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This article focuses on explaining how personal income tax works in Thailand, who has to pay it and on what income they have to and don’t have to pay tax.
Thailand’s tax administration follows the concept of self-assessment. That means that each year, taxpayers are legally obliged to declare what they earn, calculate their taxes, file a tax return and pay their respective taxes to the authorities in local currency (THB). Technically, there’s an exemption from filing the tax return, but since the threshold for this is very low, it doesn’t really apply to expats.
The income declared and tax paid is assumed to be correct, but don’t get a wrong idea. Sometimes, the administration goes back and checks your paperwork (for example when you have to refile your return), so it’s in your best interest to be honest. There’s also a penalty for incorrect or late filing and late payment of tax – in case you are wondering what happens if you don’t pay tax in Thailand.
Unlike locals – of which only about 10% regularly pay income tax – foreigners need to do their filings rigorously each year as they will need the tax return for things like visa extension etc. (more on the qualifying criteria below). The good news for foreigners is that expats pay the income tax at the same rates as Thais.
The Thai tax year coincides with the calendar year (Jan 1–Dec 31). The filing deadline follows three months later – March 31 for paper filing or April 8 for online filing. Married couples can either file their tax returns separately or jointly, whichever they prefer.
Note that if your earn income type 5-8 (defined below) in the first half of the year, you will also need to file the so-called half-year return and make payment within the last day of September of that tax year. This amount will count towards your total tax liability for the entire year. It’s essentially tax prepayment.
You don’t pay your income tax all at once but gradually throughout the year in the form of withholding payments. Income from the payment of salaries, other employment benefits and certain other income categories is legally required to be withheld at source (e.g. your employer). The remaining balance of any tax due for a calendar year is then payable at the time of filing the annual tax return.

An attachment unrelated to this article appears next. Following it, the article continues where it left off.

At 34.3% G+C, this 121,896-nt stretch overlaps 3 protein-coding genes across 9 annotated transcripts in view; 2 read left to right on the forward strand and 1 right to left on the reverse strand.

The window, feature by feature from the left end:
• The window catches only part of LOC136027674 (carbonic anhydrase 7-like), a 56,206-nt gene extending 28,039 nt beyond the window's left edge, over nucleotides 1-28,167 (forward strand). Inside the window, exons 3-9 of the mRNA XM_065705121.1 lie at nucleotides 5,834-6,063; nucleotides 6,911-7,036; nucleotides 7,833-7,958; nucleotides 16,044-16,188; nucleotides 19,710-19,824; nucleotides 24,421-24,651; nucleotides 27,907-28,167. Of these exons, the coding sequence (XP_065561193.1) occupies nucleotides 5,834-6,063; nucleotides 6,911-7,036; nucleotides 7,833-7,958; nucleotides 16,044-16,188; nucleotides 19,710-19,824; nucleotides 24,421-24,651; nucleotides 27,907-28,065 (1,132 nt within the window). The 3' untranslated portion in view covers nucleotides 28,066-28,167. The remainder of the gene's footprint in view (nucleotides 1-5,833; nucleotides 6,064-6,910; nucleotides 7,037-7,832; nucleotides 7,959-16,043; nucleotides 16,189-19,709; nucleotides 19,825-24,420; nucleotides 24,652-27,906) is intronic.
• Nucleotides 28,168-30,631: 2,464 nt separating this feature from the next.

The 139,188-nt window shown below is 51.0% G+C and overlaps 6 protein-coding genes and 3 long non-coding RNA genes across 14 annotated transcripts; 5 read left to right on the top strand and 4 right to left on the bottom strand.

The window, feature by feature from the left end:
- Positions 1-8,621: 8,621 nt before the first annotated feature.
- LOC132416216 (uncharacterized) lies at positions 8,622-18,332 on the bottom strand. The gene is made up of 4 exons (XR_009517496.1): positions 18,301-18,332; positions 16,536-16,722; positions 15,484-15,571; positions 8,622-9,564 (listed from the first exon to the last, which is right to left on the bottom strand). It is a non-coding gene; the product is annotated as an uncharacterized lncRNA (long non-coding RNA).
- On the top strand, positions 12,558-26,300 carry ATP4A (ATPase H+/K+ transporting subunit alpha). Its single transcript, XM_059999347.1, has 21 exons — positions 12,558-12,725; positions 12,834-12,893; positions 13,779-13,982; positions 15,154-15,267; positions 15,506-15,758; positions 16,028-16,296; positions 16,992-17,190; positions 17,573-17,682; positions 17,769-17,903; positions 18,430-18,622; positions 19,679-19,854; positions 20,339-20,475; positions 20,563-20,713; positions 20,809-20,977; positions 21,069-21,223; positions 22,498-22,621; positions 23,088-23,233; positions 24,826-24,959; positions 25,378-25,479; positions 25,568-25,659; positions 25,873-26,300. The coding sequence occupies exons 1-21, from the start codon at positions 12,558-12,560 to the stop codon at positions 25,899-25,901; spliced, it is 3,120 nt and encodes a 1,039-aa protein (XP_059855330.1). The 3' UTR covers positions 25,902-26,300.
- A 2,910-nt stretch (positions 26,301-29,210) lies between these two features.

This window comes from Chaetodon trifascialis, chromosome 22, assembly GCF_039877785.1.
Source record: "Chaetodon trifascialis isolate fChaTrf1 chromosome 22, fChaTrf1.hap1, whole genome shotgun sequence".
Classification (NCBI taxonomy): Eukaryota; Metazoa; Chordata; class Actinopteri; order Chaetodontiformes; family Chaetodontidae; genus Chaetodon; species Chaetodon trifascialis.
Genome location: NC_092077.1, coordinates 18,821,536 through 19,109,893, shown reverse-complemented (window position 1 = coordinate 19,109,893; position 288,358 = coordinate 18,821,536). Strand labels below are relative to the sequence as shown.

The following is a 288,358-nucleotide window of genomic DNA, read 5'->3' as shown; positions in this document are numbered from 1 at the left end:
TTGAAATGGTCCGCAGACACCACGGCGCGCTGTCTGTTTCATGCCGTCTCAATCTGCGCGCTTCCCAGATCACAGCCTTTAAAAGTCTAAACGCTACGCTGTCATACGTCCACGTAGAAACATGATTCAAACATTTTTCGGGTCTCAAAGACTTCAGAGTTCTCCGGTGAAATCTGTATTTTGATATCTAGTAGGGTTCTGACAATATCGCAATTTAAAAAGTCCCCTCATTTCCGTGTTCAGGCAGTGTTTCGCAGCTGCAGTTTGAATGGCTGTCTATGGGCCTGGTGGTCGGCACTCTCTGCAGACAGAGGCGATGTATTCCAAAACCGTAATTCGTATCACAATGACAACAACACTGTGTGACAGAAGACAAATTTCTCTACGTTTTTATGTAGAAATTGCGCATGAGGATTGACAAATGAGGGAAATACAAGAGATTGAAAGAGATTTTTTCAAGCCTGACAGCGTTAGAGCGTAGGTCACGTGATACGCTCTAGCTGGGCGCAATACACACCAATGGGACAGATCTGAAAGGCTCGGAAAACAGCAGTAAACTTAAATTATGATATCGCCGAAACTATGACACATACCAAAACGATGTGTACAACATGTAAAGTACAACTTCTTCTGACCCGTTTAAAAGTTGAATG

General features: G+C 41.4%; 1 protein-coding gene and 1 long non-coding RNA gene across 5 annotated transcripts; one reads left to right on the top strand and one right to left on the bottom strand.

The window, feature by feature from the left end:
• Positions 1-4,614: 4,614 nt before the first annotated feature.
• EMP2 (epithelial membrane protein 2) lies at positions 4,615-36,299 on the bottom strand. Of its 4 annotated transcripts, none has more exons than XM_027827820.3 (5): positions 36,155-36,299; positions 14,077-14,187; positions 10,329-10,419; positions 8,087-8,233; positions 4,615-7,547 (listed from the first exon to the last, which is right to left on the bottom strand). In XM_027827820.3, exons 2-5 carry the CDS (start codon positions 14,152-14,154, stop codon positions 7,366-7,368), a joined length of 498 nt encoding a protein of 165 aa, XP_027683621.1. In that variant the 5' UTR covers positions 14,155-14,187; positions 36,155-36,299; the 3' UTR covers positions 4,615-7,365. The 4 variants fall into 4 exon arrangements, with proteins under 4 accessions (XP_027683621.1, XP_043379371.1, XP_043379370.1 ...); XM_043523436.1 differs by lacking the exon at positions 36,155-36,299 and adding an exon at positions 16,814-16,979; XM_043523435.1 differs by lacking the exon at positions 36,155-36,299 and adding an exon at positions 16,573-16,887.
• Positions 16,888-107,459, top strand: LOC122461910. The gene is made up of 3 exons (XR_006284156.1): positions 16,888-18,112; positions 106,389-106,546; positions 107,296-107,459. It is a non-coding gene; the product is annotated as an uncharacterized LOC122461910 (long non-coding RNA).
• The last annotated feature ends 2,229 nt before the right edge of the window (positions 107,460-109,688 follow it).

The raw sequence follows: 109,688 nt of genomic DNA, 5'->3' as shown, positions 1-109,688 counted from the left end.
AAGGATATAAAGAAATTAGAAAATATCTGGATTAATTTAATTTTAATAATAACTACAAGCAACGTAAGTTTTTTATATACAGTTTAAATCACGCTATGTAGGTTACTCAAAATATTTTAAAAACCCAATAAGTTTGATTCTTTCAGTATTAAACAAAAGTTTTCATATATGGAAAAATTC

All things personal income tax in Thailand (for foreigners and Thais alike) fall under the governance of the Revenue Department of the Ministry of Finance. It sets the rules in the Revenue Code and collets tax payments. The department has a number of offices throughout Bangkok and the whole country, so if you ever need to visit one, you typically go to your local office. The staff don’t speak much English, but are usually helpful and nice.
A taxable person or an individual taxpayer in Thailand can be:
Taxpayers can be residents and non-residents.
Residents are individuals residing in Thailand for more than 180 days in a calendar year (in a row or in aggregate). They need to pay tax on their Thai-sourced income and part of the foreign income brought into Thailand in the same year it’s earned.
There’s also a minimum threshold for residents. If you earn only income from employment, you need to file your taxes once your earnings exceed 120,000 THB a year (or combined income of 220,000 THB for a married couple). These figures are lower for those earning not only employment income – 60,000 THB and 120,000 THB respectively.